Xilinx's MIG will then limit your design speed to about 82MHz or so.  In each 12ns clock, the memory controller will allow you to read 16*8=128 bits. 

@Dan, Gee those numbers sound low for a DDR3L device. I don't own one of these boards so I have no experience with the Xilinx MIG tool for this device combination to argue but are you sure? The Spartan 6 hard controllers can do a variety of burst lengths and port widths. Are you using a 128-bit width? I didn't run into any external performance claims from Digilent for the board but then again I haven't tried too hard either. For reference my 'lazy' DDR2 ATLYS interface does 32 32-bit burst operations through the 16-bit 333 MHz DDR physical interface. Really, I'm curious.

This does raise a point about a dilemma confronting people with some degree of technical proficiency, though none in FPGA development, wanting to try out putting ideas into hardware and not knowing what platform to select. In a corporate design scenario you start out with specifications and design your hardware to suit but if you are buy off the shelf hardware, without FPGA experience, and a small budget getting started is tricky. 

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11 hours ago, oliviersohn said:

I didn't understand what you meant by the need for a preprocessing step, do you think of truncating the response?

I just post a link, here:https://ccrma.stanford.edu/~jos/filters/Minimum_Phase_Polynomials.html

it's not necessary but a common mathematical shortcut for cabinet modeling-like applications: it calculates a shorter impulse response with an identical frequency response.

It doesn't preserve time dispersion, so it doesn't work for reverb-type applications.

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@Dan, Ouch.... I appreciate the education. I guess that explains the absence of promotional reference to the DDR performance in the sales literature for the board. Caveat emptor.

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@oliviersohn, @D@n

Since you lucked out and got an XCA7100T-1 based board you may be able to do better than Dan's experience with the XCA735T-1L board. I was able create a MIG project based off the Digilent GIT project and ddr ucf files. It should allow clocking the controller logic at 150 Mhz and get 600 Mbps data rates (2:1 clock ratio). I can't verify this as I don't have your board. I was discouraged to see that the burst length can only be 8 and the controller won't expand the native data width. Most discouraging is to find that after 10 years the MIG tool is as unpleasant to work with as ever... 1 step forward, 2 steps back, 2 steps forward, 4 steps back...rinse (scream) and repeat.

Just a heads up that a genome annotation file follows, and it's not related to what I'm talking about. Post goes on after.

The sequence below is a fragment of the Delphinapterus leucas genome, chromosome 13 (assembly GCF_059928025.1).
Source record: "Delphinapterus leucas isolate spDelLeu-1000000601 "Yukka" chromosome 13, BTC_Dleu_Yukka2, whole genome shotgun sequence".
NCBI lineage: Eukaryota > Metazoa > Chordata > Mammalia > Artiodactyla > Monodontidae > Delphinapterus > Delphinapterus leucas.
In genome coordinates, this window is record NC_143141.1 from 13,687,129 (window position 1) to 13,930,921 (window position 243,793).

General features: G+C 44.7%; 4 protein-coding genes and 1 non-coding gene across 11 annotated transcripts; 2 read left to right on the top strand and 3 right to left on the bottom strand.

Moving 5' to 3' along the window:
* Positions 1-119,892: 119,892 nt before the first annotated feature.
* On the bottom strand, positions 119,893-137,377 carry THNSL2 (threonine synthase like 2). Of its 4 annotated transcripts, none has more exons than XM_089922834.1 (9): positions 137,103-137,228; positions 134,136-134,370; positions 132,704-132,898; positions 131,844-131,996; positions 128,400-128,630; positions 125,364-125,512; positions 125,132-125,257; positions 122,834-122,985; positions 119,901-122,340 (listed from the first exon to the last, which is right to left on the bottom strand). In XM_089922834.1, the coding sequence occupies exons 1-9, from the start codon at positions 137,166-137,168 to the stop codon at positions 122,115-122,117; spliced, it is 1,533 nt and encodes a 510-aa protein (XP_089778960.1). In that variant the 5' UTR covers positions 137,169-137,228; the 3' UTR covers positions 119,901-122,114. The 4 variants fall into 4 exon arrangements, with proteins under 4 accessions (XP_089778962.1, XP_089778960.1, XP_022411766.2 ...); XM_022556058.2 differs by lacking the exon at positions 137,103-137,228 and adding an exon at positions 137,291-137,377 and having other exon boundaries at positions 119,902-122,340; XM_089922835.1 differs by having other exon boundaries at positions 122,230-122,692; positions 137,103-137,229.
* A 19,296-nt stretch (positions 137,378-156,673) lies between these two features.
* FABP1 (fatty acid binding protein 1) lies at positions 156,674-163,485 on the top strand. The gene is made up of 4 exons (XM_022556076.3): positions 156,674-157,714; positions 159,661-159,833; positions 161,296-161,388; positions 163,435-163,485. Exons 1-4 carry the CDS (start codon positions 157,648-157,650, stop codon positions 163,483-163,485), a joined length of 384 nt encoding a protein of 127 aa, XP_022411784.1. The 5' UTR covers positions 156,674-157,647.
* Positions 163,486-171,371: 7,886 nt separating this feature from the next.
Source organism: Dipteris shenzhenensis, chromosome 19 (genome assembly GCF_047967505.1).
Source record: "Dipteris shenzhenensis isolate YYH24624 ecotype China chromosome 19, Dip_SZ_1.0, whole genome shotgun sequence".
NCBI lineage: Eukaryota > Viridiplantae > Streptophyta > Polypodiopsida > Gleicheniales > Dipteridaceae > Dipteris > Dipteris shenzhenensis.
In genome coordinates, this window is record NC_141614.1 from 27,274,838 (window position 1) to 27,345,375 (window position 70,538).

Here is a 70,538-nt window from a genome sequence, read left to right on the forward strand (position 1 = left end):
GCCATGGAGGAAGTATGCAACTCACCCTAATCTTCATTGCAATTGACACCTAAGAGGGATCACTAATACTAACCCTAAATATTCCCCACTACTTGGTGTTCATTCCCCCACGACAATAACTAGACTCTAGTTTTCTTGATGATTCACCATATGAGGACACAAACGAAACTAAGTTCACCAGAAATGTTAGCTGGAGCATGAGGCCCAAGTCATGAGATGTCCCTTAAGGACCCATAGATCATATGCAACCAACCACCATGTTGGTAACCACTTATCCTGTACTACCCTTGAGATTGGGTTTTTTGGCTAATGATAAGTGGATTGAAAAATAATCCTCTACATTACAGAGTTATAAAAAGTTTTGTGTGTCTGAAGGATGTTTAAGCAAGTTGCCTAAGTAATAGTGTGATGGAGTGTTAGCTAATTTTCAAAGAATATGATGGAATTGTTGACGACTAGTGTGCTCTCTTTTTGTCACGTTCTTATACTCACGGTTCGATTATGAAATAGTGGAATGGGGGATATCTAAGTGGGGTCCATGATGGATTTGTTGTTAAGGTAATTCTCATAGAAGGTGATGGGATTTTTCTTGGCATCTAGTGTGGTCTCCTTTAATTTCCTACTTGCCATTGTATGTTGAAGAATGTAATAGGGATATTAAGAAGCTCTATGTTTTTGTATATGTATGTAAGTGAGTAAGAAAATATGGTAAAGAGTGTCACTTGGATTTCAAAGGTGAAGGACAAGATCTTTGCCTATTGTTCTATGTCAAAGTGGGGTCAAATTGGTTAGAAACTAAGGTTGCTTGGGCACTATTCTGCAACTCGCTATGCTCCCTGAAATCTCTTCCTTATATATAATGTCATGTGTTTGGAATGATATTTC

I don't know if the MIG project file supplied by Digilent was created in ISE but I couldn't import it as suggested.. at least I could read the xml in a text editor.

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hi all

I'm a new user.

I have a problem. I have a zybo board zynq7000, I want use UART PS, what Pins use zybo for send and receive data? i need a code for send and receive a message.

please help me. Thanks.

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Hi @enrik,

Welcome to the forums! You would not be able to use the USB UART bridge using Verilog/VHDL. This is because the USB UART bridge is wired directly to the ZYNQ Processor(PS). If you are trying to use the PS UART not through the USB UART Bridge then you can use the EMIO or MIO pins depending on what you are trying to do. Here is a xilinx forum thread that discusses this.

thank you,

Jon

ZYNQ.jpg